The pattern seems to show that Nuneaton and North Warwickshire parliamentary seats are very likely to go back to Labour in 2015. Leamington & Warwick and Rugby seem a little more tenacious.

In Rugby, UKIP were somewhat of a factor, perhaps – and they may be wishing they had stood elsewhere or had more candidates. Labour gained three seats in the town, partly perhaps due to Tory defectors to UKIP, but also it has to be said due to a fairly consistent swing across the town of 9-10% from Tory to Labour. I would say that the main difference UKIP made was to increase the size of Labour majorities there.

I know Labour were hopeful of winning Admirals back, having lost it in 2009, but it is an area that has changed a lot since last being won by a Labour candidate – Cawston Grange having been developed greatly in that period). Had UKIP stood and got the 20-25% they did elsewhere, however, it could easily have been another Labour gain.

In places where Labour has in recent times been in third place – such as the two-seat divisions of Hillmorton & Eastlands and Caldecott, they are right in the mix. The Lib Dems comfortably won in Hillmorton & Eastlands, but one of the Labour candidates was third ahead of the Tories (and while the other Labour candidate was sixth, the combined Labour vote was higher than the Tory vote). Caldecott saw the Tories hold, but with a cut majority and with Labour and Lib Dem candidates so close they alternated places. Caldecott may be another seat where a UKIP candidacy might have had a major impact.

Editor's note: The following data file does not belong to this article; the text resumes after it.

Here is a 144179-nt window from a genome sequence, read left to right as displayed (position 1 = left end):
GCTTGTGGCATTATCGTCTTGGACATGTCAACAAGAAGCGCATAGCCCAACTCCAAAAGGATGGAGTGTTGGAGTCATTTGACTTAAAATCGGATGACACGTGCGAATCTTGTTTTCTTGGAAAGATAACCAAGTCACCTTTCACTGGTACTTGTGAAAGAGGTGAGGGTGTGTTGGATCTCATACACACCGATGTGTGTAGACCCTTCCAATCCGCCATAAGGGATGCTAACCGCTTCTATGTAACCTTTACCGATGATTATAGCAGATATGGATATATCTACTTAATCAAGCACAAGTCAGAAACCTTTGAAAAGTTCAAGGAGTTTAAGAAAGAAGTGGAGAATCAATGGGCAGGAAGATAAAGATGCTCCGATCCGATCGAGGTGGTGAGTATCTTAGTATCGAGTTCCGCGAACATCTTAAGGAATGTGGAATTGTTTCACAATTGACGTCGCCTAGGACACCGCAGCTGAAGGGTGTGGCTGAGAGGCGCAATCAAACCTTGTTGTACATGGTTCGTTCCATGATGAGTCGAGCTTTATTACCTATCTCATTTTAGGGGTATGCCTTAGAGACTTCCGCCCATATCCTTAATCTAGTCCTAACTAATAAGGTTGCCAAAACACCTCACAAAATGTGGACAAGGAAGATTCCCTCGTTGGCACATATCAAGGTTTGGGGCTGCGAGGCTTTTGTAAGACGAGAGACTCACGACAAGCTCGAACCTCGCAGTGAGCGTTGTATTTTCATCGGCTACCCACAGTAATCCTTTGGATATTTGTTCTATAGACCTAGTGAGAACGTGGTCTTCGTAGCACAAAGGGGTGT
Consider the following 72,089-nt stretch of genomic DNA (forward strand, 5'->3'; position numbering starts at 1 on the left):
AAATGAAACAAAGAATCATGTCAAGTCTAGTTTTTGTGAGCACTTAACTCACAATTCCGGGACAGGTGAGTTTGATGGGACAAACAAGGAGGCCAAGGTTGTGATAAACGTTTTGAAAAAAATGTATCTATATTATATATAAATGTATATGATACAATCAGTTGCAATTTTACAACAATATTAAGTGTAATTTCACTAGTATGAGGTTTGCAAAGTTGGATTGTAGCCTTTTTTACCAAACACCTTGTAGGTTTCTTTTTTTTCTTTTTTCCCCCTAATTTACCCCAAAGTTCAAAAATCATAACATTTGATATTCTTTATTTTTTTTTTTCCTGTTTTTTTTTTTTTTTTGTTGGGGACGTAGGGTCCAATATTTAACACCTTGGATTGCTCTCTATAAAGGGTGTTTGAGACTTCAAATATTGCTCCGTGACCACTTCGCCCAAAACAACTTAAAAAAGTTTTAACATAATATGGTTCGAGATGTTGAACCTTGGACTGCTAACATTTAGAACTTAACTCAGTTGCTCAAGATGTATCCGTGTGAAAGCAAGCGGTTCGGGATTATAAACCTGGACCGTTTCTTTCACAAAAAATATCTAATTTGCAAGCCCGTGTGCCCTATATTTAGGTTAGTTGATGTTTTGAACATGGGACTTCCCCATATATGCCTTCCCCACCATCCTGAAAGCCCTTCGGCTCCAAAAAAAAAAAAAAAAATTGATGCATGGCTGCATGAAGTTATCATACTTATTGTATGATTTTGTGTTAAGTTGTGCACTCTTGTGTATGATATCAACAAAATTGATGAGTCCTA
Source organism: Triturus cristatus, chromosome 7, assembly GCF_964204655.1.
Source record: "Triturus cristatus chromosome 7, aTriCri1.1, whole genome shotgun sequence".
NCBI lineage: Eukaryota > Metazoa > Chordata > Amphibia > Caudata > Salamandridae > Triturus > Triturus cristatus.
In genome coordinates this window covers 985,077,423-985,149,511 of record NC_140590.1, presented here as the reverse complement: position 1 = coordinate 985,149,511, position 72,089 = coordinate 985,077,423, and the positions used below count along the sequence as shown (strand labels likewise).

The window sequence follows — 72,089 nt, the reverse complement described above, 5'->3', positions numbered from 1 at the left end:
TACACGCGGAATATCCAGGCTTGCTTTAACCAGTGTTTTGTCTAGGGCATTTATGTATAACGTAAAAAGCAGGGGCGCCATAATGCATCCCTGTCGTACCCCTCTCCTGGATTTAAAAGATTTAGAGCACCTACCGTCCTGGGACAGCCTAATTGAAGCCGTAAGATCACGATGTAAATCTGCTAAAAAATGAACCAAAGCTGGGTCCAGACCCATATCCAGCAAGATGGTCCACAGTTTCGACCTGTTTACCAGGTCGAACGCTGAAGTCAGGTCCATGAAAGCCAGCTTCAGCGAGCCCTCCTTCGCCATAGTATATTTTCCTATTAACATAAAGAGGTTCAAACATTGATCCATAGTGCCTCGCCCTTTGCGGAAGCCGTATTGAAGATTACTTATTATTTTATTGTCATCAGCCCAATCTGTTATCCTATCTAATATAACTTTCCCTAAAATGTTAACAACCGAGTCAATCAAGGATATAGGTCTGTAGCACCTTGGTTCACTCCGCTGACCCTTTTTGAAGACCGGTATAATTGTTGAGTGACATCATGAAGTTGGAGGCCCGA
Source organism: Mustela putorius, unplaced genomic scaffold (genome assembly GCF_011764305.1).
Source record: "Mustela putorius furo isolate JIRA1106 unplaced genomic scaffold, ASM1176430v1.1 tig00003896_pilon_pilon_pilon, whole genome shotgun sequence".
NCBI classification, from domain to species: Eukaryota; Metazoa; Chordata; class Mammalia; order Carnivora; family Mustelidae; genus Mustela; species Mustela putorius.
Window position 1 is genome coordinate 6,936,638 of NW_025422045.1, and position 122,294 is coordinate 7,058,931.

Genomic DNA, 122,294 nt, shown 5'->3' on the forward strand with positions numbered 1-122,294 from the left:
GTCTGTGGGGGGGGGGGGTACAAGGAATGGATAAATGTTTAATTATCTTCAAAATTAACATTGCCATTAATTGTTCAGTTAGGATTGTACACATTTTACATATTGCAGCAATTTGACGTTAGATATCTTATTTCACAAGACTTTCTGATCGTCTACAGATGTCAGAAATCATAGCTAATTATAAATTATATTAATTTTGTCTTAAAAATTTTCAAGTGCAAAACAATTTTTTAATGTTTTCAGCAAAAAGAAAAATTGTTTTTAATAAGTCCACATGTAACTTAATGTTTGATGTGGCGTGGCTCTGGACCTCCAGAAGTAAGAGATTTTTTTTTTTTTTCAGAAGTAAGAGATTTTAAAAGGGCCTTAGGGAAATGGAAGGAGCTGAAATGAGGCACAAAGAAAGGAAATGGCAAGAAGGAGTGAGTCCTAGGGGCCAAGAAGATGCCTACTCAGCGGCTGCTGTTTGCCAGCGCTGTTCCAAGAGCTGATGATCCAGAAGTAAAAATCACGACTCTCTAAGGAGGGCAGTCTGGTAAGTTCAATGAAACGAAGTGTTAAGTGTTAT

Outside the Town, the Tories saw their majorities hit, but even in Fosse where UKIP took a chunk these are pretty solid seats for blue. The exceptions, as for last year’s Borough elections, were ex-Tory Howard Roberts winning as an Independent in Dunchurch (causing some mean-spirited comments from some jilted Tories) and Labour taking a seat from the Tories in Bulkington – Dunchurch is in Rugby Borough but not the Parliamentary seat, Bulkington is in Nuneaton & Bedworth Borough but is in the Rugby Parliamentary seat.